Close your eyes and you could swear you were at a Toronto Blue Jays playoff game. “Canada’s team” showed up in a big way for the Blue Jays’ annual west coast swing in Seattle. They were loud, they were proud and they put on a show at Safeco Field.
As heartwarming as it was to hear from several Blue Jays players about the playoff-esque atmosphere, there’s a dark underbelly to having thousands upon thousands of visiting fans invade a ballpark. At the risk of sounding like a wet blanket here, there’s a dark side to the Blue Jays’ invasion at Safeco Field.
At first, I didn’t understand why this series wasn’t completely sold out. The Mariners are having their best season in 17 years, attempting to squash the longest playoff drought in professional sports and their fans aren’t packing the ballpark every single night. How could this be?
After the Blue Jays swung their massive trade deadline deals in 2015, they were drawing over 40,000 fans per game in August, regardless of whether it was a weeknight or weekend game. Saturday’s tilt against the Blue Jays was only the 8th highest attendance at Safeco Field this year. Given the time of year, the gravity of these games and the nature of this opponent, that should make for a clear sellout.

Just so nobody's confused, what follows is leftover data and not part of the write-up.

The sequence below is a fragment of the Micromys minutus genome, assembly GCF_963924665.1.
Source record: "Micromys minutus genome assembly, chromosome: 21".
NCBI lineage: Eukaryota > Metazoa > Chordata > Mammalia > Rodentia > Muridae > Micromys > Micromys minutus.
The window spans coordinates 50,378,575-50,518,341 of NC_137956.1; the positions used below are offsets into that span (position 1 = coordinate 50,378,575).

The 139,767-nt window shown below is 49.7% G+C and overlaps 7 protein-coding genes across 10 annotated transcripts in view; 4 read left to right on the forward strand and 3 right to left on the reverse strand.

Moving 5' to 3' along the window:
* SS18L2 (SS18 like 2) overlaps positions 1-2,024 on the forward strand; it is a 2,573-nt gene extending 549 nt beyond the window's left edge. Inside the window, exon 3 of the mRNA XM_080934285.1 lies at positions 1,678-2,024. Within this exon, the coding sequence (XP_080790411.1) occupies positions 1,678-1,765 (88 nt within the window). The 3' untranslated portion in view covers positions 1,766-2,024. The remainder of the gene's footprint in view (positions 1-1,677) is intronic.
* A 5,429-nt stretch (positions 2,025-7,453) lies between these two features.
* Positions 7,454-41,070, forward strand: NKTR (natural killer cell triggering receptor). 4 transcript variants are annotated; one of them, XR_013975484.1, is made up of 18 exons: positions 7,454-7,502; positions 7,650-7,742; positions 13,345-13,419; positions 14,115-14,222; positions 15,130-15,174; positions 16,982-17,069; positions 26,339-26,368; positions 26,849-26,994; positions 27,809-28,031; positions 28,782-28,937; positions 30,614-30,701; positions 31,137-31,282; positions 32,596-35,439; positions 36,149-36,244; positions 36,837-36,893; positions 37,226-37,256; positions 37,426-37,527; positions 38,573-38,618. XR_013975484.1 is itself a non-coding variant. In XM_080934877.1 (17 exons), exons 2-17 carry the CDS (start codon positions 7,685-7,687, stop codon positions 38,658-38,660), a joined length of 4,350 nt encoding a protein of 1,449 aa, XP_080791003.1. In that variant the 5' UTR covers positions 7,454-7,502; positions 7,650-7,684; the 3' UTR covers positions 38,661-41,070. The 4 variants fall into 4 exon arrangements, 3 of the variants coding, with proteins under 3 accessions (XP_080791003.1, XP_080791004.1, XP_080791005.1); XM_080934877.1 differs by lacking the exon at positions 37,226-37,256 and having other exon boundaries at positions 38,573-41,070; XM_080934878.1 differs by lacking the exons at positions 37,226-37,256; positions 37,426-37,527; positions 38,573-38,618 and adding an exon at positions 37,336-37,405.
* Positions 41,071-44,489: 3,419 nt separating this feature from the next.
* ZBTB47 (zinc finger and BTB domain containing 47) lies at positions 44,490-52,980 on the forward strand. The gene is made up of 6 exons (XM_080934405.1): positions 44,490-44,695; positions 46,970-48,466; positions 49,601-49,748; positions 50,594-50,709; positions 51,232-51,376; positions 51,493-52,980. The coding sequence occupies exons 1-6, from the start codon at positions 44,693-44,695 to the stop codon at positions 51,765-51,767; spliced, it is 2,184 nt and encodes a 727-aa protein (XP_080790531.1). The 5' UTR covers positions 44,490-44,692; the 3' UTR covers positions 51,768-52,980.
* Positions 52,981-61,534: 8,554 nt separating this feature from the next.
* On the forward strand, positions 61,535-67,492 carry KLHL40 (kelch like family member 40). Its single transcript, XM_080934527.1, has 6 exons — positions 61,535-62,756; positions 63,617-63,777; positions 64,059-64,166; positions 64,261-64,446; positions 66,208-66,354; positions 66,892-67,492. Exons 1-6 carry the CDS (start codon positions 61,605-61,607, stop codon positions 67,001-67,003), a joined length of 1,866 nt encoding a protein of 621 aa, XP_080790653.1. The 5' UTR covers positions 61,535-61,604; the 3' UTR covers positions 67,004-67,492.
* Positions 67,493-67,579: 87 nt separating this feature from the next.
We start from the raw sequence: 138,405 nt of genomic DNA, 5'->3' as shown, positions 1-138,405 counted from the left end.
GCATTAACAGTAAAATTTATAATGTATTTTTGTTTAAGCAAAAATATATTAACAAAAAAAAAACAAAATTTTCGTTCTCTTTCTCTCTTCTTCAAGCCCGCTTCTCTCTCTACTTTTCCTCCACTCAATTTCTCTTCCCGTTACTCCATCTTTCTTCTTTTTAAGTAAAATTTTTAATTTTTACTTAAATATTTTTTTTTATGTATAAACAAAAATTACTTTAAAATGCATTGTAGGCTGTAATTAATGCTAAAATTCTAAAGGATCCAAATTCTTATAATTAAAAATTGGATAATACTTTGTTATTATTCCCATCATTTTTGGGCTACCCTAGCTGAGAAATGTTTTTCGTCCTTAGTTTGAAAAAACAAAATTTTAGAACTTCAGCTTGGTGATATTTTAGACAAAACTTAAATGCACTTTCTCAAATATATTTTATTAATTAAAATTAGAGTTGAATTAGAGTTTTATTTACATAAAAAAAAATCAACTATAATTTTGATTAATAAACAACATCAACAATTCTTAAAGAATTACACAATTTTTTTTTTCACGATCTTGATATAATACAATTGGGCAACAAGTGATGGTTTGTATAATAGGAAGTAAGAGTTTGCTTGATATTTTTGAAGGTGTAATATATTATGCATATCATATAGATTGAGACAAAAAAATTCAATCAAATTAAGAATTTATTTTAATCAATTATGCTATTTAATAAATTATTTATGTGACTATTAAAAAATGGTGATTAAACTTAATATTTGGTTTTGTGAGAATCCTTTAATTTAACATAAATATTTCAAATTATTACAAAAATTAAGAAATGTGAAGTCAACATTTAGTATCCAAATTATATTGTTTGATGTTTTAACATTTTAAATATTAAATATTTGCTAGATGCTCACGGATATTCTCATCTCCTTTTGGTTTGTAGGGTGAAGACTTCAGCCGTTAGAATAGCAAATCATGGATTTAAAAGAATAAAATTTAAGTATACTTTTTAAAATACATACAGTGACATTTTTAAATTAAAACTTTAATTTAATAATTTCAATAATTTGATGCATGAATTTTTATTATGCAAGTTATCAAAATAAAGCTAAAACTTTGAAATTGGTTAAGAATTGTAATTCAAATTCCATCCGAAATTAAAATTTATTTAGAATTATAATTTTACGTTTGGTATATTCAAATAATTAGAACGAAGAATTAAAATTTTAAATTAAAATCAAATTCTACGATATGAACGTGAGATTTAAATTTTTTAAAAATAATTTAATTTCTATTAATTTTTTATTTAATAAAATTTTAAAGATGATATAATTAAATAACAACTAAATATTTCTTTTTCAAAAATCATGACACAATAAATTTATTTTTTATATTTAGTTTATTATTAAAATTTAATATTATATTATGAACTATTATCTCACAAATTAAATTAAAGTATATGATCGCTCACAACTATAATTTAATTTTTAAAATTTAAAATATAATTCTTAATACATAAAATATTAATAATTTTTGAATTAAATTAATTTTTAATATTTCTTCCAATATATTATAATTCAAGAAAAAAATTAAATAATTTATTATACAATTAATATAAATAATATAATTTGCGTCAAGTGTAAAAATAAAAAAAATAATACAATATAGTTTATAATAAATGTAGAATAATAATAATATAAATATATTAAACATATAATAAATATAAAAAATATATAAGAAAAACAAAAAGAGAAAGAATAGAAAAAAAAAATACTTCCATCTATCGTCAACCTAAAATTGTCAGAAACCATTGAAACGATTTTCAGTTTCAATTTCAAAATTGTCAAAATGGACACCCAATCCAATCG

So, why wasn’t it? Because a large subset of Mariners fans wants nothing to do with the Blue Jays’ annual pilgrimage across the border. When half of Western Canada invades Safeco field, that’s their cue to get out of town, no matter how well the Mariners are playing.
In a sense, it’s hard to blame them. That’s like getting the heck out of dodge when the annual EDM festival rolls into town; you’d rather just get some damn sleep in a hotel instead of staking your claim at home and being subjected to incessant pulsing noises all weekend.
The Mariners’ Marco Gonzalez described the Blue Jays invasion as follows:
“A team comes in here and brings their faithful fans and their muddy shoes and stomps on their carpet and takes a dump on our living room table”.
For some reason, my mind went to the Chappelle’s Show sketch when Rick James stomped his muddy boots all over Eddie Murphy’s suede couch. Gonzales made a pretty good analogy there and gave some insight into how the Mariners view this Canadian invasion.